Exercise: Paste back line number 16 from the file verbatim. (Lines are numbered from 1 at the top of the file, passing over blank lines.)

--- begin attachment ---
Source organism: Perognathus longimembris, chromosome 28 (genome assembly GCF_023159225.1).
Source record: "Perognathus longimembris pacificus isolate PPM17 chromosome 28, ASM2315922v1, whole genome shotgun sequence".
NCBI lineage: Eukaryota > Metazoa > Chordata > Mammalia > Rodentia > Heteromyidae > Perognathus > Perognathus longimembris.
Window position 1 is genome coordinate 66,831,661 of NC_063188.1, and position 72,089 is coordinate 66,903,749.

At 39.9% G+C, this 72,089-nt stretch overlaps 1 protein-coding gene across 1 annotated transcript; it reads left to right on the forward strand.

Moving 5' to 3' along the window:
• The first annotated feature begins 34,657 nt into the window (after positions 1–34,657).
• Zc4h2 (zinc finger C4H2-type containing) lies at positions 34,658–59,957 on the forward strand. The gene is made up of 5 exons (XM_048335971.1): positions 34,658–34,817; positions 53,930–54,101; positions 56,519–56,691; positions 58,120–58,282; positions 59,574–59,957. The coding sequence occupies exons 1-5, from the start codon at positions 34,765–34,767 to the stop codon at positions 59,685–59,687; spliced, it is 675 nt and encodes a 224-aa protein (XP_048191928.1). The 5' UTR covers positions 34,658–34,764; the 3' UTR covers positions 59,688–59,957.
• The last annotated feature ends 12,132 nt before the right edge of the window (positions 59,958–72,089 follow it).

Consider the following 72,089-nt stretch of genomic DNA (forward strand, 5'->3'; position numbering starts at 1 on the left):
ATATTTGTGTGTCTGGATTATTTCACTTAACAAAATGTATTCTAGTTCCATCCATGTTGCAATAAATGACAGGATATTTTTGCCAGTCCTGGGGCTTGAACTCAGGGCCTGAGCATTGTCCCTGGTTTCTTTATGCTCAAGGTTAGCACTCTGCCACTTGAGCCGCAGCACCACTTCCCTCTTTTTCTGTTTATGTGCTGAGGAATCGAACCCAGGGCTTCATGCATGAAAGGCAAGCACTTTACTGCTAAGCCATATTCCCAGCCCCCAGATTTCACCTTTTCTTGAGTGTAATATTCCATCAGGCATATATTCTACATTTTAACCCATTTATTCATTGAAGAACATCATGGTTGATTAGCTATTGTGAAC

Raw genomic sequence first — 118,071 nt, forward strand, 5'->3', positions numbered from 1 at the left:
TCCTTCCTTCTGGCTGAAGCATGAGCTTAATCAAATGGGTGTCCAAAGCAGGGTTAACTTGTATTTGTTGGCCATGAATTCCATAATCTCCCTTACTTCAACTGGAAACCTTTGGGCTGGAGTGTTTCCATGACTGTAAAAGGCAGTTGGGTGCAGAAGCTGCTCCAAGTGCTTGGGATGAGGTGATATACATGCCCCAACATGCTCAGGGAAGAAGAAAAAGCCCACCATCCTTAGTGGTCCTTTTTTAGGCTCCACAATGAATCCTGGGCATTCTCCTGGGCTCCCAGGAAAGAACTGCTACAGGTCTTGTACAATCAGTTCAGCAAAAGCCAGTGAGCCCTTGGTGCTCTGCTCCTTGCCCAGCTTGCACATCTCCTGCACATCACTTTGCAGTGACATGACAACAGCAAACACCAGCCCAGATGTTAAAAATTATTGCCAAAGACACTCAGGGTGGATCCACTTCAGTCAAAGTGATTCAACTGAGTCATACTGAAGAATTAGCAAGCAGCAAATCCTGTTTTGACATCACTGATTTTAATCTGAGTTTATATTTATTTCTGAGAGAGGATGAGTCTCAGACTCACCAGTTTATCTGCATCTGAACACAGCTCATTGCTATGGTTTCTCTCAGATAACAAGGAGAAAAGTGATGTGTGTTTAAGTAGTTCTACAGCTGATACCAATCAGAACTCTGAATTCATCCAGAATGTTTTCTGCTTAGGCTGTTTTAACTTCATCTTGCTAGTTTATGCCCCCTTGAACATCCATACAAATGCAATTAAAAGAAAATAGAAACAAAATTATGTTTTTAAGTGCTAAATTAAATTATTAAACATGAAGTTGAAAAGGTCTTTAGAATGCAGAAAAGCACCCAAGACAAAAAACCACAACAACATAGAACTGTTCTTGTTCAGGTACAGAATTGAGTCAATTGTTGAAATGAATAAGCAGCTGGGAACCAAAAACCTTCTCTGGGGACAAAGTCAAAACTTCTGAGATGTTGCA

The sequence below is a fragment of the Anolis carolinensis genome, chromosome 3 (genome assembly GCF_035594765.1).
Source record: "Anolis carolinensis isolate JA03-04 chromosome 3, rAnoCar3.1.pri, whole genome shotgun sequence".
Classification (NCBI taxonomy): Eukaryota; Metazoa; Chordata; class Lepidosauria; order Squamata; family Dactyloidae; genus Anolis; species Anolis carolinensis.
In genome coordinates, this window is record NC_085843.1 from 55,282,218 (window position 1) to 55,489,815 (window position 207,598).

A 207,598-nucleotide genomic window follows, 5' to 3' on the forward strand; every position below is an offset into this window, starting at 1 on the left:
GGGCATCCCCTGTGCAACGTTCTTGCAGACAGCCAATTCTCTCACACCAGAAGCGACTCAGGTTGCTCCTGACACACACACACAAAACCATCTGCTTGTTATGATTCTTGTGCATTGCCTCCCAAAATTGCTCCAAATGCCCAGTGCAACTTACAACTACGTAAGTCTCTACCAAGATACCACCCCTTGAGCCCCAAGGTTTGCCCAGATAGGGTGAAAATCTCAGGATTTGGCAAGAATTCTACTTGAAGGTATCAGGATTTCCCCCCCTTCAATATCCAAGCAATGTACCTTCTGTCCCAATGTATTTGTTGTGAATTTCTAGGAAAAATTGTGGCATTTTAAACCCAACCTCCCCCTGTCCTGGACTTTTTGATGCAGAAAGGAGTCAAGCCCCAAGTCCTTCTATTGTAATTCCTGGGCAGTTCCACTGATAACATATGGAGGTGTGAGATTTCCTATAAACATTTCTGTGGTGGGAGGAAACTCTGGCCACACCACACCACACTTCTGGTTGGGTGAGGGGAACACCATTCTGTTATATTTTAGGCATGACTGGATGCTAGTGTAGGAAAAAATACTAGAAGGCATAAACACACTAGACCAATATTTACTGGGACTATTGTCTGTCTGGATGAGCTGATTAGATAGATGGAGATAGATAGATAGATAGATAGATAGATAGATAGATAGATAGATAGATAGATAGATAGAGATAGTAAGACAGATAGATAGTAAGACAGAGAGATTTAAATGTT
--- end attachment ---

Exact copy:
Classification (NCBI taxonomy): Eukaryota; Metazoa; Chordata; class Lepidosauria; order Squamata; family Dactyloidae; genus Anolis; species Anolis carolinensis.